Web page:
The concentration of power at the top, separating colleagues into the powerful and the powerless, brings with it problems that have plagued organizations for as long as we can remember. Power in organizations is seen as a scarce commodity worth fighting for. This situation invariably brings out the shadowy side of human nature: personal ambition, politics, mistrust, fear, and greed. At the bottom of organizations, it often evokes the twin brothers of powerlessness: resignation and resentment. Labor unions were born from the attempt to confederate power at the bottom to counter power from the top (which in turn tries to break the power of unions).

The widespread lack of motivation we witness in many organizations is a devastating side effect of the unequal distribution of power. For a few lucky people, work is a place of joyful self-expression, a place of camaraderie with colleagues in pursuit of a meaningful purpose. For far too many, it is simply drudgery, a few hours of life “rented out” every day in exchange for a paycheck. The story of the global workforce is a sad tale of wasted talent and energy.

If you think this is too strong a statement, consider the 2012 survey conducted by Tower Watson, a human resources consulting firm. It polled 32,000 workers in the corporate sector in 29 countries to measure employee engagement (as well as the key factors contributing to engagement, such as confidence in senior management and the perceived interest by senior management in employee well-being). The overarching conclusion: just around a third of people are engaged in their work (35 percent). Many more people are “detached” or actively “disengaged” (43 percent). The remaining 22 percent feel “unsupported.” This survey is not a negative outlier. The same survey has been administered for years, and in some years results have been worse still. Gary Hamel, a scholar and writer on organizations, aptly calls survey results such as these the shame of management.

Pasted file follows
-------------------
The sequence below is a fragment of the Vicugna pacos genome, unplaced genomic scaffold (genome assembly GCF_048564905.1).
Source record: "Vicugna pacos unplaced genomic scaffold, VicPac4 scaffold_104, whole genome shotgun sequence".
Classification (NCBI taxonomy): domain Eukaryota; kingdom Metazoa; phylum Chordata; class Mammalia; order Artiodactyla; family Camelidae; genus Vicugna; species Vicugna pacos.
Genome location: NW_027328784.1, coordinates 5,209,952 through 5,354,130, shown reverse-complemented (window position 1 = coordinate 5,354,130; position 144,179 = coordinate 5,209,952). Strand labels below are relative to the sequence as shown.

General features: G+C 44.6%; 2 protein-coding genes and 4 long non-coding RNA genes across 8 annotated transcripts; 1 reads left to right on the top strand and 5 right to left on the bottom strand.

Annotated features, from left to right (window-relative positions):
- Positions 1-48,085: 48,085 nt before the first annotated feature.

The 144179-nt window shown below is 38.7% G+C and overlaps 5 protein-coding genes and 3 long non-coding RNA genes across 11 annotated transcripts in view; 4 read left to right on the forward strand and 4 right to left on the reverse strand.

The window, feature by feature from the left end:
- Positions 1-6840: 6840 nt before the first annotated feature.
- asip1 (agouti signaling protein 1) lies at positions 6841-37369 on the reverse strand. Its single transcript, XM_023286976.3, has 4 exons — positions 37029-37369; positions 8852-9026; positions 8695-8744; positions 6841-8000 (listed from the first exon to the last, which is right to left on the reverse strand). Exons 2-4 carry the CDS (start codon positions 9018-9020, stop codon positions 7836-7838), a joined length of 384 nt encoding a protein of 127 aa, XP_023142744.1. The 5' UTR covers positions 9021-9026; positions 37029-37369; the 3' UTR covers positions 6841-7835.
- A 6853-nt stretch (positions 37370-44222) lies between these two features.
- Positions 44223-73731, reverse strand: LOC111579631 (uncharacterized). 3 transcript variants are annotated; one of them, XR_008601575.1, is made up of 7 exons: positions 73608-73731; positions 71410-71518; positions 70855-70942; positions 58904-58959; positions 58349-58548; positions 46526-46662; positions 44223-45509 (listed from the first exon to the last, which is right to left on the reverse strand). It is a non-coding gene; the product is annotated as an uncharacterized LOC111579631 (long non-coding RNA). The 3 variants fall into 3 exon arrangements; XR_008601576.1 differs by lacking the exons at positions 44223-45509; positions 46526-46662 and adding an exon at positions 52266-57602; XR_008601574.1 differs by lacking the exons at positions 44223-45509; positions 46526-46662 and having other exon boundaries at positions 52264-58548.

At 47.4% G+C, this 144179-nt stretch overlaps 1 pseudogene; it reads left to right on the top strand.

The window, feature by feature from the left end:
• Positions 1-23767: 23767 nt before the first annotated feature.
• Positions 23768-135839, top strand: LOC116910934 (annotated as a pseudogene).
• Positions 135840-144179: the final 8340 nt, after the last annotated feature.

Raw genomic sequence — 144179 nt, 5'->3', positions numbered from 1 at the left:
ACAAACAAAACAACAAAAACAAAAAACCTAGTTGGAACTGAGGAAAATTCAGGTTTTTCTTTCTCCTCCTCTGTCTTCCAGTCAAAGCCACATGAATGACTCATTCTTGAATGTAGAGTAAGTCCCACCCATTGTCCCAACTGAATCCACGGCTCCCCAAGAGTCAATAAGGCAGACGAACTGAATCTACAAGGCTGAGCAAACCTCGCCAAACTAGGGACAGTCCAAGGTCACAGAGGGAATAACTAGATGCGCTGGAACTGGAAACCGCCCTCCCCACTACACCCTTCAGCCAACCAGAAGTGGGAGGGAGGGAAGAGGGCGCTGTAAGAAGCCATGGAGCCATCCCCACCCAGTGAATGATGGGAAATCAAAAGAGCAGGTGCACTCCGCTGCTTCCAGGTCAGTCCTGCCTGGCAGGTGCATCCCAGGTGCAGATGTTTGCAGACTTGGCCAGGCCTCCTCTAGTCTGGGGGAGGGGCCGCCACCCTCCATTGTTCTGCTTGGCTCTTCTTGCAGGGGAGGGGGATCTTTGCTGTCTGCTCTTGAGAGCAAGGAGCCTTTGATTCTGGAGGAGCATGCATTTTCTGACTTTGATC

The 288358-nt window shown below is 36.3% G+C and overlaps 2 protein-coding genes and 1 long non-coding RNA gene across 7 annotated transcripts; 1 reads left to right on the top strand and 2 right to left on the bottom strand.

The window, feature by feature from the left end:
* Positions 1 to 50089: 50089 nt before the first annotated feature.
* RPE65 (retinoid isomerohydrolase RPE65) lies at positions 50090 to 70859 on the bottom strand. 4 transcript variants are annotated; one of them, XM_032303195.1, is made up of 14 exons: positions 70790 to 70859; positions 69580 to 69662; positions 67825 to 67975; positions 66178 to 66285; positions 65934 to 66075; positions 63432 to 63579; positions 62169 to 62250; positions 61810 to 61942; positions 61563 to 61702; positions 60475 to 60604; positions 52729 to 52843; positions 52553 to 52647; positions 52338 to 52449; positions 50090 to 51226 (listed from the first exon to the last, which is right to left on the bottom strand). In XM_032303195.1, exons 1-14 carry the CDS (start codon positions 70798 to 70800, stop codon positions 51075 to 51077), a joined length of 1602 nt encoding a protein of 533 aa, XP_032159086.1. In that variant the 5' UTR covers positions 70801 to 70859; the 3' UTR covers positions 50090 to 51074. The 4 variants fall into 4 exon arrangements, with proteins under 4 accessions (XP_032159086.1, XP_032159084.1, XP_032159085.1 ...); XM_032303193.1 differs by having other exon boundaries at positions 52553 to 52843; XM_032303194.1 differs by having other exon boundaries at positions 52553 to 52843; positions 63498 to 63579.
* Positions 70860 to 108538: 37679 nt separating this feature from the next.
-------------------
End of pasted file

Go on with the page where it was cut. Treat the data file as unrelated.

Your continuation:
Pluralistic-Green Organizations seek to deal with the problem of power inequality through empowerment, pushing decisions down the pyramid, and they often achieve much higher employee engagement. But empowerment means that someone at the top must be wise or noble enough to give away some of his power. What if power weren’t a zerosum game? What if we could create organizational structures and practices that didn’t need empowerment because, by design, everybody was powerful and no one powerless? This is the first major breakthrough of Teal Organizations: transcending the age-old problem of power inequality through structures and practices where no one holds power over anyone else, and yet, paradoxically, the organization as a whole ends up being considerably more powerful

This chapter will address in detail the structures that make self-managing organizations possible―what becomes of the pyramid, the staff functions, the executive team, the project teams that we know from today’s organizations? The following chapter (2.3) will then describe the practices needed to make self-management work: who gets to make what decisions; how information flows; how people are evaluated, promoted, and compensated in these new structures.

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